To contact your ANC:
Anthony Lorenzo Green
|July 10, 2018 - ELDER'S COUNCIL ASSISTS DYRS (DEPT OF REHABILITATION SERVICES)The radio show for today covered the Elders Council and how they are assisting DYRS. The guests for the show were Tyrone Parker, Executive Director of the Alliance of Concerned Men and member of the Elder's Council and Brenda Jones, also a member of the Elder's Council. Elders Council Assists DYRS
(Dept of Youth & Rehabilitation Services)
July 10, 2018
A major victory for the right to record police
Americans have a constitutional right to film on-duty police officers in public, a federal appeals court in Philadelphia ruled Friday.
Black prisoners more likely to be put in solitary, even as overall use declines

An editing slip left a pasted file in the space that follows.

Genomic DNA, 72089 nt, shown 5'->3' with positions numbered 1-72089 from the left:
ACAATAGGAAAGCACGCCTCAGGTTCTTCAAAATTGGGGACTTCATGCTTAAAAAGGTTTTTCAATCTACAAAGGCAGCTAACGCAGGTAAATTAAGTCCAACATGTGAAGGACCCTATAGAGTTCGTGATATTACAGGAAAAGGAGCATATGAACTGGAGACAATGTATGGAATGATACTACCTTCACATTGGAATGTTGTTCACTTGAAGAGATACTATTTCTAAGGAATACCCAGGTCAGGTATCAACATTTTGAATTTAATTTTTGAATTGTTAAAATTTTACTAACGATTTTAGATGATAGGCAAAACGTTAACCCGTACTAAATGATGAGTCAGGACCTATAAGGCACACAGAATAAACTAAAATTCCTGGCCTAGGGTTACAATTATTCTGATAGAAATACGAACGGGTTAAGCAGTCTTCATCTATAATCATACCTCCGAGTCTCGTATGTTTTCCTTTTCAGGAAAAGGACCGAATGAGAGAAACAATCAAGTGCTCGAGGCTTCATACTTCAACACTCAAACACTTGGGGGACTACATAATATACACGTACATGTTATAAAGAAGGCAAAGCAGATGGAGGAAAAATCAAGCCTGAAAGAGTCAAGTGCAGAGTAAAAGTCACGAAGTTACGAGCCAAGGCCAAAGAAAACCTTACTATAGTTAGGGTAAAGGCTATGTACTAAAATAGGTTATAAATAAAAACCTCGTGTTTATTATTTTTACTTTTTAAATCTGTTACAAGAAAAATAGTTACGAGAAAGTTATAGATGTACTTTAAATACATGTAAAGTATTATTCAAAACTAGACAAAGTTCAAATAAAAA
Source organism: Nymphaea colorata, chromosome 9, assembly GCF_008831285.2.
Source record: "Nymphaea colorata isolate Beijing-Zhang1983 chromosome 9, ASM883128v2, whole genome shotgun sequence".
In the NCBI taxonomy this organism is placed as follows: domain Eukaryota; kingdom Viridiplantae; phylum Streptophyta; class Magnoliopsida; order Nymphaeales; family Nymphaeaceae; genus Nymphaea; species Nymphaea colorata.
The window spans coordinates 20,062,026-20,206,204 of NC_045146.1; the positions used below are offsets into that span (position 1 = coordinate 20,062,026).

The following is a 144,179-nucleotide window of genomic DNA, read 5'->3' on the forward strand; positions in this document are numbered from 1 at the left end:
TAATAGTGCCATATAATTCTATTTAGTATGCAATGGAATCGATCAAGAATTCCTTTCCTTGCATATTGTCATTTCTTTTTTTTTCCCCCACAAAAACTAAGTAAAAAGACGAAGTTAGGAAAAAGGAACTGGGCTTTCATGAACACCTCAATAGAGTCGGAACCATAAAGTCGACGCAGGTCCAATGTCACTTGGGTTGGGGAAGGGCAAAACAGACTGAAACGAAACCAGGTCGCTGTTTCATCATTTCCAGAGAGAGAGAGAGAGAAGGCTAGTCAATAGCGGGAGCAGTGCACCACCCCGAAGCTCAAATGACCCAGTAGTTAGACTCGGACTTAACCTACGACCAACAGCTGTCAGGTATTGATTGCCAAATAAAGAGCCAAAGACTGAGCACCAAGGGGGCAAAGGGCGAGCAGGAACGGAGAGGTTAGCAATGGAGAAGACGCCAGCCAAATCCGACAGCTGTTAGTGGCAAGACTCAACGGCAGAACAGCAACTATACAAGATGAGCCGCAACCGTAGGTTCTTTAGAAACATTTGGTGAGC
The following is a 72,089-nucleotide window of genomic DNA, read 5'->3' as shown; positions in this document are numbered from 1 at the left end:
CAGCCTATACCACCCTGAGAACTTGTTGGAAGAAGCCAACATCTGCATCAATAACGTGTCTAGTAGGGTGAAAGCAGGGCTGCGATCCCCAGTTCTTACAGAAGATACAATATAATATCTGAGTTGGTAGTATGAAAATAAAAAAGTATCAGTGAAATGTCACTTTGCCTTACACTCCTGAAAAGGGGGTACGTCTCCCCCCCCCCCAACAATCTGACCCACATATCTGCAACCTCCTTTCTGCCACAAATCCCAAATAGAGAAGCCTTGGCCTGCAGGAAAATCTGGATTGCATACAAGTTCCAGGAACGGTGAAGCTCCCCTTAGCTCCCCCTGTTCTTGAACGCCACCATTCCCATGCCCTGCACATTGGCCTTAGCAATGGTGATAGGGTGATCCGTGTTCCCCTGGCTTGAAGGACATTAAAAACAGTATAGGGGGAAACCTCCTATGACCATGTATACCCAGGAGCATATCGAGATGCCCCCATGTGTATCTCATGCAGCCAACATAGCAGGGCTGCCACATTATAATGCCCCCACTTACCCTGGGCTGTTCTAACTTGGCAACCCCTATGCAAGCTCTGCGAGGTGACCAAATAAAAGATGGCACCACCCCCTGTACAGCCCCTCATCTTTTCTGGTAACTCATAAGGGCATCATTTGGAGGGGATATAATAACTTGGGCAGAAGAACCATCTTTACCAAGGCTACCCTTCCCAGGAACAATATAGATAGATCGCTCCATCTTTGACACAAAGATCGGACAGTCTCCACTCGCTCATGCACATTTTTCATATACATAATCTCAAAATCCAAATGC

The Texas prison system has shifted more than 4,000 inmates out of solitary confinement over the past decade – but those who are still there are increasingly likely to be African American, according to Texas Dept of Criminal Justice date. At the end of the 2008 fiscal year, 17.7 of the prisoners in administrative segregation (code word: racial discrimination because I can) were Black; by the end of the last fiscal year, 24..7 percent were Black.
It has been proven that solitary confinement is cruel and inhumane treatment after only a few days, yet Black men are locked in solitary confinement for months and even years. Few circumstances warrant that kind of treatment. Across this nation, white men are in charge of Black men, and have never even interacted with them, in most instances, before this type of relationship.
Another hurdle for former inmates – their teeth